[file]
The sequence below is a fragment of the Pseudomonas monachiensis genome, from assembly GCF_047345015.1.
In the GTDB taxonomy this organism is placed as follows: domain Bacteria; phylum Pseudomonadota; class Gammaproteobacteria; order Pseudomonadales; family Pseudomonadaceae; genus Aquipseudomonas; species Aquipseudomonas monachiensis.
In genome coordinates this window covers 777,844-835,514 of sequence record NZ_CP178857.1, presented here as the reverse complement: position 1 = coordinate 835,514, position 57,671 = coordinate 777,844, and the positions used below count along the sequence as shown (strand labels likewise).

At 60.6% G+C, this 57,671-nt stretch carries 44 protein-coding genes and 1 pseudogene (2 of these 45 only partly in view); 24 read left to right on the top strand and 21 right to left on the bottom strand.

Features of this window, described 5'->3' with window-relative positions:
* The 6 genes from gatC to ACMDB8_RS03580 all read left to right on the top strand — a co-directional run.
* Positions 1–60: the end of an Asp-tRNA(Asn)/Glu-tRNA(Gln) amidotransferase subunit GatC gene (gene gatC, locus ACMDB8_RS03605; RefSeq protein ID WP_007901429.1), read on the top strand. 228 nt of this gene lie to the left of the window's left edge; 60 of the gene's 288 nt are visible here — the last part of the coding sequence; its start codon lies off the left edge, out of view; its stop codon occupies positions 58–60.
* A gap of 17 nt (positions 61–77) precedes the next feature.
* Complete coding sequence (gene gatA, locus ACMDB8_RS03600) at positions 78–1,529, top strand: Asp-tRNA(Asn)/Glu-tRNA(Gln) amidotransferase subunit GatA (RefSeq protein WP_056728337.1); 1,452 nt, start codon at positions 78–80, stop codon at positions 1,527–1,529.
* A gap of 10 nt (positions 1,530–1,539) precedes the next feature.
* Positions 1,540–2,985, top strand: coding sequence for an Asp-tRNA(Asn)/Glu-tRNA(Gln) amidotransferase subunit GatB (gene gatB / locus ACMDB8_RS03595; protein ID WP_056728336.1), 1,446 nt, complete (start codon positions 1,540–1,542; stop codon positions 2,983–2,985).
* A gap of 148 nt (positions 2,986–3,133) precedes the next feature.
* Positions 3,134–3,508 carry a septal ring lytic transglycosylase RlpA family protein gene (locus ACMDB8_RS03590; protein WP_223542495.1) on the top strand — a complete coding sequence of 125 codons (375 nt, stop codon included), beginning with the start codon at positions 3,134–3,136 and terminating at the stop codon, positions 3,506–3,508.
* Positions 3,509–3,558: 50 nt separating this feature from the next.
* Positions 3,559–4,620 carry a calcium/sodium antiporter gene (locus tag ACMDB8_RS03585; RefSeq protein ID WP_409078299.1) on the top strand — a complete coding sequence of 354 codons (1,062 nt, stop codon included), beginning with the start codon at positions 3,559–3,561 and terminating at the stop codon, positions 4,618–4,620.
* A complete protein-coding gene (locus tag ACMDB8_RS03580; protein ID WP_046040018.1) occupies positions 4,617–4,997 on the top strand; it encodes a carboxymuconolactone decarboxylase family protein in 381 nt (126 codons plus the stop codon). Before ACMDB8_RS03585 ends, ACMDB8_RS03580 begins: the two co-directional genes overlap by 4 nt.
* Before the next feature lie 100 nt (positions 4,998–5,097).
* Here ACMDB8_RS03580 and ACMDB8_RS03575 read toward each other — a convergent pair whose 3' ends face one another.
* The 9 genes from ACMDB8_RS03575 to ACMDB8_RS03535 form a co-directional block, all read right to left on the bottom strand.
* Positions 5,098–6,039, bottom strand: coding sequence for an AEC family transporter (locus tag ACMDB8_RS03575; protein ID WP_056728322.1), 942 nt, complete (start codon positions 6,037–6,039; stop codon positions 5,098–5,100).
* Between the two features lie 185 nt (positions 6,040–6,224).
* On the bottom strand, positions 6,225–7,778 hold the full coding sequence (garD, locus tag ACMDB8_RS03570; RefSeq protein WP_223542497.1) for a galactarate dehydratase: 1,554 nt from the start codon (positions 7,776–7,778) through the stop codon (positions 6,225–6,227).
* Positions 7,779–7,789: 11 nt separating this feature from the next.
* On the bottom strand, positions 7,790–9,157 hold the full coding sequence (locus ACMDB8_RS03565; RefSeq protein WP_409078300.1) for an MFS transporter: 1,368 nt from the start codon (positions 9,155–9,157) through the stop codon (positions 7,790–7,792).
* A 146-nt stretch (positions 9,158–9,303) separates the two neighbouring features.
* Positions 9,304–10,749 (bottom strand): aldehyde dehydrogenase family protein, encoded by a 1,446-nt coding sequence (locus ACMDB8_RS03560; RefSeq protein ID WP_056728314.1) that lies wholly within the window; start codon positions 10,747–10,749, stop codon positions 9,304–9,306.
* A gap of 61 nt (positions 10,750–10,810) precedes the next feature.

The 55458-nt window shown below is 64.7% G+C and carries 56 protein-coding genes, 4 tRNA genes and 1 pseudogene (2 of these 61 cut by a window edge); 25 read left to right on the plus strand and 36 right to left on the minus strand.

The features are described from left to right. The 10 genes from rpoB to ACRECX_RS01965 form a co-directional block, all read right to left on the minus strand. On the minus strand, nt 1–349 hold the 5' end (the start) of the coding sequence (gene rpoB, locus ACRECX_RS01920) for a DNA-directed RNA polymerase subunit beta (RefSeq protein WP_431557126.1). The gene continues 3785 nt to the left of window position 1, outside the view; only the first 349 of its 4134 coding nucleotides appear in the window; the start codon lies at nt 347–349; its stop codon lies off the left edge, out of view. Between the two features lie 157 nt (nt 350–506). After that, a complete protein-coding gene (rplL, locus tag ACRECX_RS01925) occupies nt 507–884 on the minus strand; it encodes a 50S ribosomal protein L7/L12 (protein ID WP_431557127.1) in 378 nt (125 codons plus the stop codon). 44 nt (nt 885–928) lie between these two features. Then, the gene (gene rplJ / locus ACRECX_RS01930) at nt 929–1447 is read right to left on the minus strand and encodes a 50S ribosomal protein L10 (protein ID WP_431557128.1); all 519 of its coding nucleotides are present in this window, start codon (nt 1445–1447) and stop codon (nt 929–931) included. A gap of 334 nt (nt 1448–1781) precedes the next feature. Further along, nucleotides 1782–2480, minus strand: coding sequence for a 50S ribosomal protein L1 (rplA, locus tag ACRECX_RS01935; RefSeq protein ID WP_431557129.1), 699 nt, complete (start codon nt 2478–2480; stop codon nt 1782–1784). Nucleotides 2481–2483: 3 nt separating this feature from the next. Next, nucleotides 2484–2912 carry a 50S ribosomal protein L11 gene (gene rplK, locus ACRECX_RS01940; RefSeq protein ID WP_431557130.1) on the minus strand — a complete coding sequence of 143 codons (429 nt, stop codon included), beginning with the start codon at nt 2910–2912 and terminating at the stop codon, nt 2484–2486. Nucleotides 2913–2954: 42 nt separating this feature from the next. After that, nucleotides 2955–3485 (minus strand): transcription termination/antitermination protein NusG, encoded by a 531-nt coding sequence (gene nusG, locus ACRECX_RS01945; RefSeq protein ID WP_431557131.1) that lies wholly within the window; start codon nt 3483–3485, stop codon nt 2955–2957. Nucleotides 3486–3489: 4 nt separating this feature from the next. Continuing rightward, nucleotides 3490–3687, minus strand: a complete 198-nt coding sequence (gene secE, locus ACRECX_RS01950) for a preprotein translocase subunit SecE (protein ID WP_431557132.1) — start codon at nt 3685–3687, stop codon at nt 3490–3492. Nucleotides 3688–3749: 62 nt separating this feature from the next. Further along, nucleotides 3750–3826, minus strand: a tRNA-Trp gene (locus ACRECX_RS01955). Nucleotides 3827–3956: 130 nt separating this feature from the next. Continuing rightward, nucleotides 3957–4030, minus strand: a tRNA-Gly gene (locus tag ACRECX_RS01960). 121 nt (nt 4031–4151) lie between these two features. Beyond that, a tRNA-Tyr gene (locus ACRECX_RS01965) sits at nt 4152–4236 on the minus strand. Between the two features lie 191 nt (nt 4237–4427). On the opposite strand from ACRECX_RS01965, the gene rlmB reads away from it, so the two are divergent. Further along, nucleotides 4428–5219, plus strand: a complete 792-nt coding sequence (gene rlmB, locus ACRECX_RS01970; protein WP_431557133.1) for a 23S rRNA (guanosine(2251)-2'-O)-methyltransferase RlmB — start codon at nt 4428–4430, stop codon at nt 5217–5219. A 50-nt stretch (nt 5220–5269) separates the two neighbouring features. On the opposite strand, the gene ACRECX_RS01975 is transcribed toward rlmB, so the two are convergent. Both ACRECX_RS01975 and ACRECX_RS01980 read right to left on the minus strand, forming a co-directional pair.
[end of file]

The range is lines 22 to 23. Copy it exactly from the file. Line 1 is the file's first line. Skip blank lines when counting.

* On the bottom strand, positions 6,225–7,778 hold the full coding sequence (garD, locus tag ACMDB8_RS03570; RefSeq protein WP_223542497.1) for a galactarate dehydratase: 1,554 nt from the start codon (positions 7,776–7,778) through the stop codon (positions 6,225–6,227).
* Positions 7,779–7,789: 11 nt separating this feature from the next.